BY TFN Staff

Fix a flood-prone pedestrian path so neighbors can safely walk home. Provide climate-emergency training for people living in prefabricated houses. Create a resilience plan to ensure one of the oldest Chinatowns in the country remains safe and vibrant for generations to come.

These are just a few of the projects that will be supported by the latest round of Partners for Places grants, which help fund efforts to create more equitable and resilient communities across the U.S.

In all, five U.S. communities will receive more than $1.3 million in Partners for Places matching grants to support sustainability efforts that bring together local governments, place-based funders, and frontline community groups.

The five communities receiving this latest round of Partners for Places grants are: Boston, Mass.; Boulder, Colo.; Bridgeport, Conn.; Oakland, Calif.; and San Francisco, Calif.

Successful Partners for Places projects advance much-needed climate planning and sustainable solutions in communities both large and small.

With the support of matching local funders, these projects also help build bridges between city officials and the communities that bear the brunt of environmental injustice but are often left out of decision-making processes.

Meet the new Grantees!


How will these Partners for Places grants help local sustainability efforts?

In Boston, the grants will support the community outreach and planning required to transform a one-acre vacant lot in East Boston into a vibrant agricultural and educational community center. The funds will also support efforts to improve a pedestrian greenway prone to severe flooding that submerges the path, rendering it impassable and depriving residents of safe passage through their neighborhood.

Bridgeport will use its Partners for Places funds to build community resilience through collaborative environmental education, including the co-creation of a climate resilience curriculum that can be used by community leaders throughout the city. Their goals include building trust and understanding between frontline community residents and local decision-makers, and to ultimately establish a training program where community leaders can share knowledge and empower their fellow residents to participate in climate-related policymaking.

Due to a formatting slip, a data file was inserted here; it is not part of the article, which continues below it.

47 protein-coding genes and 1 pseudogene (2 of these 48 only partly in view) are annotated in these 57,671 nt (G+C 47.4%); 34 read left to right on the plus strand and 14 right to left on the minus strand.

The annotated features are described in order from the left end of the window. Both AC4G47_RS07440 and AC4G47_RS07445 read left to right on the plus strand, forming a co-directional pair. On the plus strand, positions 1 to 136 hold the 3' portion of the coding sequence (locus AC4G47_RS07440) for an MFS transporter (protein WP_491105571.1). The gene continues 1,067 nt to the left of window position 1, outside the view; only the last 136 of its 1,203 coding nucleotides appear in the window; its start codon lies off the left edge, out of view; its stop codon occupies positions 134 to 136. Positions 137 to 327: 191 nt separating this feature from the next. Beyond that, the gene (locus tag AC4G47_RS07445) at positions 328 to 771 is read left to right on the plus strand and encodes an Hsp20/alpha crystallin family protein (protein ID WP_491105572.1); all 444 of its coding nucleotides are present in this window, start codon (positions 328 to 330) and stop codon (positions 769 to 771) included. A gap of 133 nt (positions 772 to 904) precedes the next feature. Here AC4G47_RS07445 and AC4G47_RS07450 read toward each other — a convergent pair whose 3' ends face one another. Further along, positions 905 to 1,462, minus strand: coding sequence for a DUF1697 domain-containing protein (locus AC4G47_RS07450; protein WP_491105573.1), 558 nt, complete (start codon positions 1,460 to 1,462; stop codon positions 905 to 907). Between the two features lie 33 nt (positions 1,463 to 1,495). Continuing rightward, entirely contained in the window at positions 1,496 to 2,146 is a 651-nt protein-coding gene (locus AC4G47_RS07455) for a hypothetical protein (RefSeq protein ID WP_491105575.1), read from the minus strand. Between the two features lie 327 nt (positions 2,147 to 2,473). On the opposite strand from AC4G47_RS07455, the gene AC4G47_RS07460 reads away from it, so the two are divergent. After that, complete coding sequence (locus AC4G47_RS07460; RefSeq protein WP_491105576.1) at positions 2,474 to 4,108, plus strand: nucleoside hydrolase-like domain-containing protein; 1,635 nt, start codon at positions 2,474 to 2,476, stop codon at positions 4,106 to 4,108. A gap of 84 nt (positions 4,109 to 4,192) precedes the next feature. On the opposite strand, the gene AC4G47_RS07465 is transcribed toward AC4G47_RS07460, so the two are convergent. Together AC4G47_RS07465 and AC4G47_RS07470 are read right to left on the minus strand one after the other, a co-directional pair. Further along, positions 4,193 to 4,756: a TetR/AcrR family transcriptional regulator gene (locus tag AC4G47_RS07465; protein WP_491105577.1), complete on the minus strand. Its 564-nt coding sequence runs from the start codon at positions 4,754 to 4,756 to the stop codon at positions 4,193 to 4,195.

In California, Partners for Places will support efforts to create thriving and climate-resilient urban areas that provide cultural and social resources for Indigenous and immigrant communities.

In Oakland, the grants will support the co-creation of a resilience plan for the city’s Chinatown, one of the oldest Chinatowns in the U.S. The project centers on developing the leadership of community members to advocate for local priorities that advance equitable climate and community resilience strategies. The grant will also help ensure that critical services and social connections remain intact while a local community center is converted into a resilience hub.

In San Francisco, Partners for Places will support efforts to develop a green cultural zone in the city’s Mission District, a plan that aims to transform more than a mile of sidewalks, streets, buildings and storefronts into a thriving, greened, biodiverse neighborhood community. The concept is part of a larger initiative to create a home of urban belonging in the heart of San Francisco where the city’s Native peoples can connect with services, with nature, with each other, and with their cultures.

In Boulder, the funds will strengthen partnerships with local governments and center the experience, wisdom, and voices of frontline community members. Efforts supported by these funds will include community-led preparedness training for climate emergencies, with a focus on manufactured home parks; ensuring impacted residents are educated and empowered to advocate for equitable cleanup of toxic coal ash; and supporting a grassroots group of Latina leaders working to address the impacts of climate change and improve the social and economic wellbeing of the community.